I write this commentary in response to the recent comment published in National Review from Dr. E. Fuller Torrey. This response is from the National Association of County Behavioral Health and Developmental Disability Directors (NACBHDD), the National Association for Rural Mental Health (NARMH), and from me personally.
As my former colleague at the National Institute of Mental Health (NIMH), Dr. Torrey knows that we have been searching for effective interventions and solutions to the problem of serious mental illness for more than six decades. Work in this area extends from NIMH, to the other Institutes in the National Institutes of Health, to the Substance Abuse and Mental Health Services Administration (SAMHSA), and even to the Health Resources and Services Administration (HRSA) and the Centers for Disease Control and Prevention (CDC).
I am exceptionally pleased to report that significant progress is being made:
Bringing Life: My own research shows that persons with serious mental illness are much more likely to have chronic physical illnesses than other people. Tragically, this research also shows that they die 25 years earlier than others as a result of these chronic illnesses, such as heart disease and diabetes. Wellness initiatives are an exceptionally important effort to confront this issue head-on. Persons with serious mental illness do not want to die in their early 50s; hence, they have embraced wellness efforts with great enthusiasm. National Wellness Week is intended to promote broad national efforts to confront these life threatening diseases. Current national initiatives under the Affordable Care Act to integrate mental health, substance use, and primary care services are another dimension of this ongoing work.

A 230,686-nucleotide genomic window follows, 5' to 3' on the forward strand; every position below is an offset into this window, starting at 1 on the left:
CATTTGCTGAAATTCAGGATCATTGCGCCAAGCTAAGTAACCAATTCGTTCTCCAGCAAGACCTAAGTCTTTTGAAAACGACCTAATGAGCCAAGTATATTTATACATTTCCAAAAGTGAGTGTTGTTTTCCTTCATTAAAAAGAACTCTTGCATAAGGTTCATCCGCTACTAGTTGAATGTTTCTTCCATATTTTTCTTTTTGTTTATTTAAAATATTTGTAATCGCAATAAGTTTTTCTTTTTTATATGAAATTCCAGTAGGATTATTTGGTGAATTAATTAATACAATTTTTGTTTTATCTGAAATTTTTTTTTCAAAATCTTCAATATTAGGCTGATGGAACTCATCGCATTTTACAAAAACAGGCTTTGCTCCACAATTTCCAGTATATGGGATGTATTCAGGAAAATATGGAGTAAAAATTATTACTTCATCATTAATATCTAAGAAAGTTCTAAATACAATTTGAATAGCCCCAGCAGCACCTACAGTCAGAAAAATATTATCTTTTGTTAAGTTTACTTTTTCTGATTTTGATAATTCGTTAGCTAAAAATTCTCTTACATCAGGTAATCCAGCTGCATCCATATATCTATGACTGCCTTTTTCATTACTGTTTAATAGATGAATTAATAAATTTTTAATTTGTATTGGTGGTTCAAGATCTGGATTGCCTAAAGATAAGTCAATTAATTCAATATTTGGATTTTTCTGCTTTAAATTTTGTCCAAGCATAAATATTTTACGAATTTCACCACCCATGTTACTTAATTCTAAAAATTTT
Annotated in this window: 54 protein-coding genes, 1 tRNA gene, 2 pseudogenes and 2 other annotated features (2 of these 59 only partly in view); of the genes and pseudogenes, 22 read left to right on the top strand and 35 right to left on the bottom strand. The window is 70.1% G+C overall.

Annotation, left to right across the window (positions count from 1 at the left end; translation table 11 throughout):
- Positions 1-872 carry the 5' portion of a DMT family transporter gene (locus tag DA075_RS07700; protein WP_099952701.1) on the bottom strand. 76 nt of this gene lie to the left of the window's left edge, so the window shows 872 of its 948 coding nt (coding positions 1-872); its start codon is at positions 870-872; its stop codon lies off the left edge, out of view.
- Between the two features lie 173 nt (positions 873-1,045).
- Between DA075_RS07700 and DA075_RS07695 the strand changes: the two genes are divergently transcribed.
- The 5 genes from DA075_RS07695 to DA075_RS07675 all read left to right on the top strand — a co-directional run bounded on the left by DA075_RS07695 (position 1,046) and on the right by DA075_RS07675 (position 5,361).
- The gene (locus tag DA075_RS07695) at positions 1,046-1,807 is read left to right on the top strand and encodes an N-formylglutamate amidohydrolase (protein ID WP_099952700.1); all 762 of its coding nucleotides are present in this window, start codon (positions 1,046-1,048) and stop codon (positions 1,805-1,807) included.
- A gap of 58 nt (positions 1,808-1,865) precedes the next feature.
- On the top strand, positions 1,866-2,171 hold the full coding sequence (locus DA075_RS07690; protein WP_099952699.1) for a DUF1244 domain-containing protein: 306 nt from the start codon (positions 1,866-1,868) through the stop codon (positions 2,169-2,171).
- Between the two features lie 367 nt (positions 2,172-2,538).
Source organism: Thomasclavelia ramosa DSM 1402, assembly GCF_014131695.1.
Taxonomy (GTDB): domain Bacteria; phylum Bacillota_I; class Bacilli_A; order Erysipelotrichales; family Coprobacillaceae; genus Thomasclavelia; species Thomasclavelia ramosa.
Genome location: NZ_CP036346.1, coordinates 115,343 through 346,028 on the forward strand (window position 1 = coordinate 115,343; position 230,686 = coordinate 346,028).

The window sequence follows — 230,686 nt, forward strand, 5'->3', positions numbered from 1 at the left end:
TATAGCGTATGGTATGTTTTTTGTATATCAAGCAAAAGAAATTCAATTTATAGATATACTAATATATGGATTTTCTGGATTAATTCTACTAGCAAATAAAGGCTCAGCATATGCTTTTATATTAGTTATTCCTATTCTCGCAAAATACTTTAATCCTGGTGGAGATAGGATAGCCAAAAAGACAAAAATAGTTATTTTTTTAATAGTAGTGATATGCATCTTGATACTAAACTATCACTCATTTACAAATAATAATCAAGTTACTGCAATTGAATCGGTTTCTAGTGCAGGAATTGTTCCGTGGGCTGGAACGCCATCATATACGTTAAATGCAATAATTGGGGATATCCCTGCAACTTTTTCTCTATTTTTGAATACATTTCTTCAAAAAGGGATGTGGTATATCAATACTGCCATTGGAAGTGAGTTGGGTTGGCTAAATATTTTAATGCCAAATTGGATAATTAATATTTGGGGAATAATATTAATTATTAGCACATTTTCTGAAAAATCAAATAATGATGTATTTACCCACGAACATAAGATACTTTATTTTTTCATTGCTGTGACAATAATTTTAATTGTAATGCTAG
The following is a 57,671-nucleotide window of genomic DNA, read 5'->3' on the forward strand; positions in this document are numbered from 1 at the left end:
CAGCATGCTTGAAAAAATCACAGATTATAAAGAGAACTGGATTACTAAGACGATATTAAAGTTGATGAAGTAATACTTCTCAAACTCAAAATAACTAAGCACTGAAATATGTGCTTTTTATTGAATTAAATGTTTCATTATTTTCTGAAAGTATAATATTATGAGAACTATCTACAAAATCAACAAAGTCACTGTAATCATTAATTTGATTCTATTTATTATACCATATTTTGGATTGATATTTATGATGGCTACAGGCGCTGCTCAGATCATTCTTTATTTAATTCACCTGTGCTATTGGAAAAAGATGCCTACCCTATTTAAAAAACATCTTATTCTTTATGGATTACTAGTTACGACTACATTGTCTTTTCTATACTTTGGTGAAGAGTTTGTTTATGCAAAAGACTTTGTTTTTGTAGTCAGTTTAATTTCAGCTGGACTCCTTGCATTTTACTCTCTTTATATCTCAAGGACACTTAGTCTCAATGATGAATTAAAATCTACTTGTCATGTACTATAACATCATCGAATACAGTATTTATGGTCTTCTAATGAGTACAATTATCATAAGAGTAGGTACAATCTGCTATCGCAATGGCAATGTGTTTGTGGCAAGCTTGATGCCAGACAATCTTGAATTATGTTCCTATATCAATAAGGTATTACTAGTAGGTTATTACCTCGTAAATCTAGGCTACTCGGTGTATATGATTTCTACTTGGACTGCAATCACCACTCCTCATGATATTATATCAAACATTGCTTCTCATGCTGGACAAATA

It also is very important to point out that such wellness initiatives are not restricted to the mental health field or to SAMHSA. The US Department of Health and Human Services and CDC endorse and promote wellness efforts. Further, many corporations have undertaken wellness initiatives for their employees and family members. Finally, many individuals engage in wellness activities every day, including running, yoga, and other exercises.
Bringing Recovery: As Dr. Torrey knows, we did not use the word "recovery" in the mental health field until almost the year 2000. Now, people with schizophrenia and other types of serious mental illness understand that they can engage in an ongoing process of recovery to regain a full life in the community. This is new, very new, and it is exceptionally important. In part, it results from our new understanding that the majority of mental illnesses are due to personal trauma rather than brain disease. SAMHSA has played a very significant role in developing the tools of trauma informed care and recovery. In my own work with the counties, I see the positive effects of this work every day among those with serious mental illness who have been able to regain their lives as productive citizens in the community.